GOLD BEACH – Curry County commissioners have written Audit Manager Alan J. Bell of the Secretary of State’s office that they have scraped up enough money to run the county for one year using road funds, the vehicle replacement fund and working capital.
State auditors had written Curry County and seven other counties, enclosing a draft report on financial conditions of the counties.
They asked for the county’s feedback on the report.
“Our objective is to provide an overview of county financial condition in Oregon and identify counties for further monitoring,” the request said.
“We would also like to know about any other relevant information on these financial issues you can provide about your county. In particular, we would like to hear from you about the following information:
•“Are there any apparent inaccuracies regarding the financial information presented for your county, or additional information to explain the trend data?
•“Actions planned or being taken by the county to respond to the loss of federal timber payments?”
The commissioners responded that county officials had undertaken a series of steps to address the loss of federal timber payments.
“During the 2011-2012 fiscal year, the Board of Curry County Commissioners saved approximately $175,148 by combining the Economic and Community Development Department with the Commissioners’ Office and (in part) the County Counsel Office, and by making changes in the Treasurer’s Office, Maintenance Department, the Sheriff’s Office and Planning Department,” the commissioners wrote.
“In addition, at the end of fiscal year 2011-2012, the Board spun off Curry County Home Health & Hospice Department to a private nonprofit entity called Coastal Home Health & Hospice. This resulted in a decrease of approximately 35 employees,” the letter continued.
“The County is scheduled to transfer its Developmental Disabilities Program to the State of Oregon by September of 2012, resulting in a decrease of an additional three and one half FTE positions. At the same time, the Board has set a target date of July 1, 2013, as the date by which it intends to spin off the Health and Human Services Department (Public Health and Mental Health) to one or more public or private entities,” the letter says.“The County is currently running on a shoestring budget. For instance, a couple of years ago the County had three full time planners in the Public Services Department. Now it has budgeted for only one less than halftime position,” it continued.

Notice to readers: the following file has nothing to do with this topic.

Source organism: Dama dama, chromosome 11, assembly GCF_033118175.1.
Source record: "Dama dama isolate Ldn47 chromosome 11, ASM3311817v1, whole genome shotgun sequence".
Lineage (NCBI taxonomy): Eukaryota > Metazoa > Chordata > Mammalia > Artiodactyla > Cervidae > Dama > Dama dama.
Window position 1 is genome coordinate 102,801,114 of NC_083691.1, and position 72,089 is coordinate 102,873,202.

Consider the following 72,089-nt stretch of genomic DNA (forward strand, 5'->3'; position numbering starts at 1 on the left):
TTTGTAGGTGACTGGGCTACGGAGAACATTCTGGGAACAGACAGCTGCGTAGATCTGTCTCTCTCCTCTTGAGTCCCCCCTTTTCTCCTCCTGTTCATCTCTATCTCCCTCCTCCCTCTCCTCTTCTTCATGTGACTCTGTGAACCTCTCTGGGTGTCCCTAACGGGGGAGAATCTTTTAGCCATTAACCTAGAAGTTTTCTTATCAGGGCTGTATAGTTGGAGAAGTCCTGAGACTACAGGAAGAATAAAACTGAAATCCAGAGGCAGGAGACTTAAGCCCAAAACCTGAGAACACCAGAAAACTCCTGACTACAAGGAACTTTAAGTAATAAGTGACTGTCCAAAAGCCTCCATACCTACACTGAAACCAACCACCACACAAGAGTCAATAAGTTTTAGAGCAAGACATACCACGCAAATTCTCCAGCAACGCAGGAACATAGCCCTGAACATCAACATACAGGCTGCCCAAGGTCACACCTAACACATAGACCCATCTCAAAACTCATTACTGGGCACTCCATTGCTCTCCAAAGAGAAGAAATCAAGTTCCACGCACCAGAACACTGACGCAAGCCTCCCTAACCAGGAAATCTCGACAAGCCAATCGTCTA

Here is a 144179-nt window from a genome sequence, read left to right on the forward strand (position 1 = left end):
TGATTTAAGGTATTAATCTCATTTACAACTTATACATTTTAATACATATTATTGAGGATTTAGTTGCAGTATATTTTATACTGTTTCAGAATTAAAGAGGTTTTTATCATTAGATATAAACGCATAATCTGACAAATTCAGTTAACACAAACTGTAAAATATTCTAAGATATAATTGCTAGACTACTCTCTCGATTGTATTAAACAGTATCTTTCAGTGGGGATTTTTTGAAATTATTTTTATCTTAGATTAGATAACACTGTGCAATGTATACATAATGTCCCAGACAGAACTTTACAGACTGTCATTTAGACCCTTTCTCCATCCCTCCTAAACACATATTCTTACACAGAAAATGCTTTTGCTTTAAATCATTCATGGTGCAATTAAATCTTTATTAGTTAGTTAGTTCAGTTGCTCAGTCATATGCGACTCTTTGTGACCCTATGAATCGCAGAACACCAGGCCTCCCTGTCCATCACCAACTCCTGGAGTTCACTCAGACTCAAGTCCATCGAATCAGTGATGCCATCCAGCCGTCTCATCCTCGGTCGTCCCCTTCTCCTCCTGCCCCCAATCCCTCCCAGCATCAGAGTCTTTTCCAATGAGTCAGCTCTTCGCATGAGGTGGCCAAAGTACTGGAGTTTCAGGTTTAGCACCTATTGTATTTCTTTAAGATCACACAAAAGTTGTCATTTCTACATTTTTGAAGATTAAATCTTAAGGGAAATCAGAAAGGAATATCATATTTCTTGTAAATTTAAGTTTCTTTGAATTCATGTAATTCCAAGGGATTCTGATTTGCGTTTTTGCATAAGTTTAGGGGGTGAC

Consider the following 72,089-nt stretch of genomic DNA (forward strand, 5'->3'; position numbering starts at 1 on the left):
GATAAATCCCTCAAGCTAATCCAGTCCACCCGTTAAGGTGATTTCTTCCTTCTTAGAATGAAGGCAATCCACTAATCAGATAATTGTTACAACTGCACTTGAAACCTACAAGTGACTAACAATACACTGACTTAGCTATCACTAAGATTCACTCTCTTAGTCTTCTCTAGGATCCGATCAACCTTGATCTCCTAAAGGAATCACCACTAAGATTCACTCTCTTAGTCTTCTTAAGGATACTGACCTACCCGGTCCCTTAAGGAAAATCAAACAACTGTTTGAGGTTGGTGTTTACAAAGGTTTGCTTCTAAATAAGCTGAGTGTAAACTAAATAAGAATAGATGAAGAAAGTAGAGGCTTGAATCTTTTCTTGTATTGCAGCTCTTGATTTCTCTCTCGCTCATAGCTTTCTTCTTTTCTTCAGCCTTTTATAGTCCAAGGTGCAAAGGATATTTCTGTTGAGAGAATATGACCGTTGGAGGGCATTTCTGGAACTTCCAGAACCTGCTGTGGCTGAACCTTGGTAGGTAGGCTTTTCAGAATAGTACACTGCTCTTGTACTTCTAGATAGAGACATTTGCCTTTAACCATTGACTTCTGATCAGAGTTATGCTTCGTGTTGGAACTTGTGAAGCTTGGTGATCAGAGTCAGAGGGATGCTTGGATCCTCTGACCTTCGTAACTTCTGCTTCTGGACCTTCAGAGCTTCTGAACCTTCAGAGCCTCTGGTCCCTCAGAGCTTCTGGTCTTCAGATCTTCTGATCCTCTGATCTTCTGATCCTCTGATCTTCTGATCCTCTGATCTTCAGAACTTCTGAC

“Some years ago the Curry County Sheriff’s Office retained 16 road deputies; now it has only five with the resulting inability to have 24 hour coverage,” the commissioners wrote.
“The Curry County Budget Committee has just completed its work in adopting a budget for the 2012-2013 fiscal year. It was able to adopt a very lean but largely status quo budget by authorizing the taking of $700,000 from the Road Fund pursuant to House Bill 4175, and by depleting reserves in taking $350,000 from the Vehicle Replacement Fund and $450,000 from working capital,” the letter said.
“The Board will continue to seek ways of increasing revenue and decreasing expenditures where reasonably possible,” it concluded.
The Oregon Audits Division’s draft report says that the county includes 1,684 square miles, with the major industries of agriculture, forest products and mining.
“Curry has the second lowest property tax rate in Oregon and is heavily reliant on federal timber payments,” the overview says.
“The county’s unemployment rate has remained high, and spending on public safety is in the bottom 10 among counties,” it continues.
“Despite these trends, Curry County has shown good debt management practices, has strong liquidity and has one of the lowest pension obligations per capita among counties,” it says. “It also has one of the top per capita personal income levels among Oregon counties.”